Amazon.com's Koran Desecration Problem
by Daniel Pipes
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As the Koran-flushing-in-Cuba episode becomes old news, the Muslim Public Affairs Council (MPAC) has helpfully found a way to keep Koran desecration in the public eye. It does so – and I draw on MPAC's two press releases (here and here), plus reports from the Associated Press and Los Angeles Times – by promoting the story of one Azza Basarudin, who bought a copy of the Koran, Oxford University Press edition.
A doctoral candidate at the University of California at Los Angeles specializing in Middle East studies, Basarudin ordered the volume in early May from Bellwether Books, a used book store in McKeesport, Penn. that distributes its wares via amazon.com. She opened the Koran on arrival and says she found written on the inside cover a profanity along with "Death to all Muslims." Basarudin recalls her response:
Basarudin asked MPAC, Los Angeles' contribution to the radical Islamic lobby, for assistance. It agreed and duly contacted Jeff Bezos, CEO of Amazon, to whom it laid down the usual Islamist strictures: an investigation, a public condemnation, "a policy of zero tolerance toward this type of behavior," and (of course) financial support for MPAC.
Amazon at first only apologized for "distress caused by incident," so MPAC turned up the heat by holding a press conference on May 18 (at the Islamic Center of Southern California, no less).
The publicity worked. Patty Smith, director of corporate communications for Amazon, responded by calling the matter "appalling" and distanced her company from it. She noted that the Koran was purchased from Bellwether Books, not Amazon itself. She explained, "This was not our inventory, it was nowhere in our order or fulfillment process. It was a used book purchased through a third party." Still, she apologized, offered Basarudin reimbursement, a gift certificate, and promised to fire any employee who defaces Korans. She also – the kicker – indefinitely suspended Bellwether from selling Korans through Amazon and said that if the problem recurred, Bellwether would be banished from Amazon.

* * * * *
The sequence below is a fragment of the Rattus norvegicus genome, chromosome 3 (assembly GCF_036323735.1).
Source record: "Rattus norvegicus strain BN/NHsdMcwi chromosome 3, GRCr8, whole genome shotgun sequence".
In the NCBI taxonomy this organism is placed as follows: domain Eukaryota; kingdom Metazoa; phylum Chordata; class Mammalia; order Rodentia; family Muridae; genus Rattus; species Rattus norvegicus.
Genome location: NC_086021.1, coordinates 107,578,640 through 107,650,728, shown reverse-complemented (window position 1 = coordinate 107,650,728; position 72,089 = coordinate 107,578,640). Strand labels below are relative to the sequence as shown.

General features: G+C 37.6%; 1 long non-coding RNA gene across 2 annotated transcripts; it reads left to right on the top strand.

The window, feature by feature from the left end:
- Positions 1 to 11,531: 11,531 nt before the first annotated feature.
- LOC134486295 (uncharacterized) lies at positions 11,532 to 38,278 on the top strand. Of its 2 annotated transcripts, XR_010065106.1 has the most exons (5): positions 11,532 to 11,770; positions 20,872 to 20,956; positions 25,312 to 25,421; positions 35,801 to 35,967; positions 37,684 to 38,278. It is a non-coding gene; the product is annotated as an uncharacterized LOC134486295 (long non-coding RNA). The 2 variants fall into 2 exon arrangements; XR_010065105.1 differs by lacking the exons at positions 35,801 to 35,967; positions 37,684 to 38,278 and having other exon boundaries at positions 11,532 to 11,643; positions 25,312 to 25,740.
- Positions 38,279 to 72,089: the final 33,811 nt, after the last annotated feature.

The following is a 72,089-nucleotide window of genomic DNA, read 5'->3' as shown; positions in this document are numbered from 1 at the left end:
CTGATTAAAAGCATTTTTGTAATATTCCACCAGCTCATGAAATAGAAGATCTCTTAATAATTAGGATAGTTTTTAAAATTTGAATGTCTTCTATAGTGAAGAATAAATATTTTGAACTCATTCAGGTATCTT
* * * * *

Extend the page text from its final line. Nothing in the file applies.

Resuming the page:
That meant Richard Roberts, owner of Bellwether, had to respond, and he did, denying that his employees defaced the book and pointing out that used books frequently have markings. He explained how the staff gives a cursory check to the four hundred books it sends out each day without closely inspecting them. He apologized to Basarudin, said any employees found desecrating the Koran would be fired, and offered to replace the book. He also promised to assign, in the Los Angeles Times's wording, "a quality-control officer to rigorously check incoming and outgoing books."
The head of MPAC responded unenthusiastically to these concessions: "We are gratified to learn that Amazon.com has suspended its relationship with Bellwether, but they have a responsibility to loudly condemn such hateful rhetoric and take pro-active measures to enhance educational programs that foster religious tolerance." MPAC instructed its acolytes to contact Amazon and urge it decisively "to resolve this case and ensure it is not repeated." That meant:
Comments: This incident, far quieter than the Newsweek flap, is in its own way no less instructive or important.
(1) MPAC did not mention that the customer in question, Azza Basarudin, 30, is an Islamist affiliated at one time with the Islamic Institute of Human Rights, headed by Wissam Nasr. (Nasr now heads the Council on American-Islamic Relations (CAIR) office in New York.) For an example of her thinking, note above, how she presents 9/11 not as an occasion when Muslims violated Americans but when Americans violated Muslims. In other words, this is no average customer.